Whenever somebody we know gets their first iPhone, it seems the first question out of their mouths is always the same. "What apps should I get?" It's seldom anything about how the phone's user interface works or how to do certain day-to-day tasks. That much tends to be obvious once even the least tech-savvy person gets their hands on an iOS device.

When it comes to finding applications, however, things are not always as straight forward. The iTunes App Store makes it easy to find the most popular apps or break them all down into general categories. If you've been using the device for awhile, the Genius recommendations can help, but even they can be of limited value. The selection has expanded so much over the last few years that app discovery has become a little cumbersome.

Apple knows this. To help build out a better system for app discovery, they just acquired a company called Chomp, Techcrunch reported today.

Chomp is, quite simply, a search engine for mobile applications. It spans both the iTunes App Store and Android Market and offers more sophisticated and contextually relevant results for search queries. As the company explains on its website, "Chomp's proprietary algorithm learns the functions and topics of apps, so you can search based on what apps do, not just what they're called."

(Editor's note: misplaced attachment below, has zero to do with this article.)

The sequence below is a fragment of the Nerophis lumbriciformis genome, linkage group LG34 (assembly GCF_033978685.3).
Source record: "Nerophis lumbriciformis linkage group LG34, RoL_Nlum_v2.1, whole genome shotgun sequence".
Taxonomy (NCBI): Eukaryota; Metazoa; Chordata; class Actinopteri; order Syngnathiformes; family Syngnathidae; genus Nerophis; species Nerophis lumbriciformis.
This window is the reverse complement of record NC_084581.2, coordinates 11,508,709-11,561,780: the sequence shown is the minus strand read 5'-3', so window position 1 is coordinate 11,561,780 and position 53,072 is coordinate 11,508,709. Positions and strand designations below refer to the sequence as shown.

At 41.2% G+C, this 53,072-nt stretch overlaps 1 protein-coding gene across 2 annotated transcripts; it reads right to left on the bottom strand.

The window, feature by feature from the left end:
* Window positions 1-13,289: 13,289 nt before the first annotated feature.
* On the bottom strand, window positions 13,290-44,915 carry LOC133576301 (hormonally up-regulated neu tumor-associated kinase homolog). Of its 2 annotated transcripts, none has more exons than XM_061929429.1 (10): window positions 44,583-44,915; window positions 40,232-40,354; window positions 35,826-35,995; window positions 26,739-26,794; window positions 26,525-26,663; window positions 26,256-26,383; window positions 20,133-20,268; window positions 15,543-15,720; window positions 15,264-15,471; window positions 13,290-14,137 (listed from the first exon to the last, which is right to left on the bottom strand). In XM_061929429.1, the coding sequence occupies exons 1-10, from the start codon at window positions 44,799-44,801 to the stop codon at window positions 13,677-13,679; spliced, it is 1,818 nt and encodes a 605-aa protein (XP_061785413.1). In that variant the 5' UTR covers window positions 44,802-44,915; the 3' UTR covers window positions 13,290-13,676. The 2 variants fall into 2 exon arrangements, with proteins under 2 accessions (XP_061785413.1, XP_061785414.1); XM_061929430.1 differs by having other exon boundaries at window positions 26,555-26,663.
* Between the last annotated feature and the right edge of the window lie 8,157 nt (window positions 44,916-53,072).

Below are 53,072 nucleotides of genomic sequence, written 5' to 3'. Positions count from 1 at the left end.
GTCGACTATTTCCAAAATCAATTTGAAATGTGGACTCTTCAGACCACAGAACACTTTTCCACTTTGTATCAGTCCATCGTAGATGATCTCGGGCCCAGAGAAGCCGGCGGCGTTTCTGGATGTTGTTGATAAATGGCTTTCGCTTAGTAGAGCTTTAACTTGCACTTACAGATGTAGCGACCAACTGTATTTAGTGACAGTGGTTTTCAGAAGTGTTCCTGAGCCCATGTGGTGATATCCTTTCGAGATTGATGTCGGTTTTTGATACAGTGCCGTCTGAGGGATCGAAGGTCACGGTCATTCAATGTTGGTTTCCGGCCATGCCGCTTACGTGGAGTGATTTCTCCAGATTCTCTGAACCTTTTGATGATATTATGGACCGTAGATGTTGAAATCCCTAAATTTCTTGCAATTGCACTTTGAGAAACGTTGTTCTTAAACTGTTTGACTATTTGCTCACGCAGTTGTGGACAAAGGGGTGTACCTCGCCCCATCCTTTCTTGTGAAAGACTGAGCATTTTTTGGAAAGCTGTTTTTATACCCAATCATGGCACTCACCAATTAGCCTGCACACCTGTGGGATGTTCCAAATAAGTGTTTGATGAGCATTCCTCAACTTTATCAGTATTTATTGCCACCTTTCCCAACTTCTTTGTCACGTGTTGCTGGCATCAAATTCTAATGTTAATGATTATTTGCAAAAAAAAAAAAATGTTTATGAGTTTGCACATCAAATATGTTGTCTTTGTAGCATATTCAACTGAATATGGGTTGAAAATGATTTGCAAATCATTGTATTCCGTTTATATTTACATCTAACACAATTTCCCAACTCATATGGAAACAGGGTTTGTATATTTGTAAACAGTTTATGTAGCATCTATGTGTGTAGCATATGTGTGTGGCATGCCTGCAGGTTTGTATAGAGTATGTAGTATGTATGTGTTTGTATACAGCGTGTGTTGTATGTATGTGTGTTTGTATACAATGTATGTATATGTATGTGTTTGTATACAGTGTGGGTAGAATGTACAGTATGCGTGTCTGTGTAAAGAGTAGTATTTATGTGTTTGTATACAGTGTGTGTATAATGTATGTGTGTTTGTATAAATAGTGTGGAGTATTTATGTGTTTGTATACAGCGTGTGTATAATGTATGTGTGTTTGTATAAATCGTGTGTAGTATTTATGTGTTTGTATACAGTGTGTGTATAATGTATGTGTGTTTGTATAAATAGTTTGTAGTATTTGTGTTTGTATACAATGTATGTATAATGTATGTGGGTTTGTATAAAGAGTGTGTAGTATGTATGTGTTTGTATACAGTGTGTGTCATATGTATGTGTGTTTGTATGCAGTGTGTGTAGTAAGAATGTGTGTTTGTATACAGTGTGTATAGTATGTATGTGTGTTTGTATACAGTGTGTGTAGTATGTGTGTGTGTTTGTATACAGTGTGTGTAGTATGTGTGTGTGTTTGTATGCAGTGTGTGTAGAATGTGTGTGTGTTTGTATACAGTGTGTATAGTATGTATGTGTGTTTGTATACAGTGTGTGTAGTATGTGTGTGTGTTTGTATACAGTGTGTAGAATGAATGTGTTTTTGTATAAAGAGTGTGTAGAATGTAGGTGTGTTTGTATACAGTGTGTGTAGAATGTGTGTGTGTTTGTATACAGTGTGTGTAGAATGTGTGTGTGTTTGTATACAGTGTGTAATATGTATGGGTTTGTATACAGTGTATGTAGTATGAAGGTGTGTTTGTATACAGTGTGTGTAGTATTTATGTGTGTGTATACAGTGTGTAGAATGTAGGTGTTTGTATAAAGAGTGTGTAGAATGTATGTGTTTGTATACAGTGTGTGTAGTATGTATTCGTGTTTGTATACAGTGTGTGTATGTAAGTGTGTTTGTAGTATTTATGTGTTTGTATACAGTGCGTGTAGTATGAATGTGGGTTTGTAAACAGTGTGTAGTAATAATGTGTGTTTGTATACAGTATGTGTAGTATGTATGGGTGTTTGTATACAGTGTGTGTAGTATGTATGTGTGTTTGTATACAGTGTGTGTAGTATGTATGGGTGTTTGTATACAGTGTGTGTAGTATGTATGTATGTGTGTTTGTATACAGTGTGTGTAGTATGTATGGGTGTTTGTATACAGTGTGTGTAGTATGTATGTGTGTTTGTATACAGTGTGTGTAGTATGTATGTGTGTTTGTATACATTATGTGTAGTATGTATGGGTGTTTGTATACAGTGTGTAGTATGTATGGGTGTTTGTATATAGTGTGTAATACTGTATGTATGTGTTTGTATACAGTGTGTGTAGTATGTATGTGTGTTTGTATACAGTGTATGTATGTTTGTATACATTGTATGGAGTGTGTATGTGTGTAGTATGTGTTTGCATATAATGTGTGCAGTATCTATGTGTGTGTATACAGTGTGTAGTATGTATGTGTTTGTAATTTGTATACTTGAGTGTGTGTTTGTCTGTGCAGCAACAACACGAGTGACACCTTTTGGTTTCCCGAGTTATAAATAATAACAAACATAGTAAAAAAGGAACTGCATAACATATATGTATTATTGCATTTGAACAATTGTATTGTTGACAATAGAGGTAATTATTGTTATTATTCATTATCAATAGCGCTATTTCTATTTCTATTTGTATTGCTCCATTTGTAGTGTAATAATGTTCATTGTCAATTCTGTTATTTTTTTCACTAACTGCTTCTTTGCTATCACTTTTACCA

The company first grabbed attention in the mobile space by landing significant funding from well-known angel investors and venture capital firms. It counts among its advisors tech scene hotshots like Kevin Rose and Ashton Kutcher.

The Chomp acquistion is reportedly intended to help Apple completely overhaul the way apps are searched for and discovered in the App Store, according to Techcrunch.

With Chomp's technology integrated, searches for iOS Apps will return more useful results and recommendations could be aided by additional data points, such as social cues and other aggregate user behavior data.

In the end, Apple's selection of more than 500,000 mobile and tablet apps will be easier to sift through and developers should have an easier time getting exposure for their work.

Chomp also has a Google-style text ad platform in beta, although it's not clear if that will play a role in Apple's integration.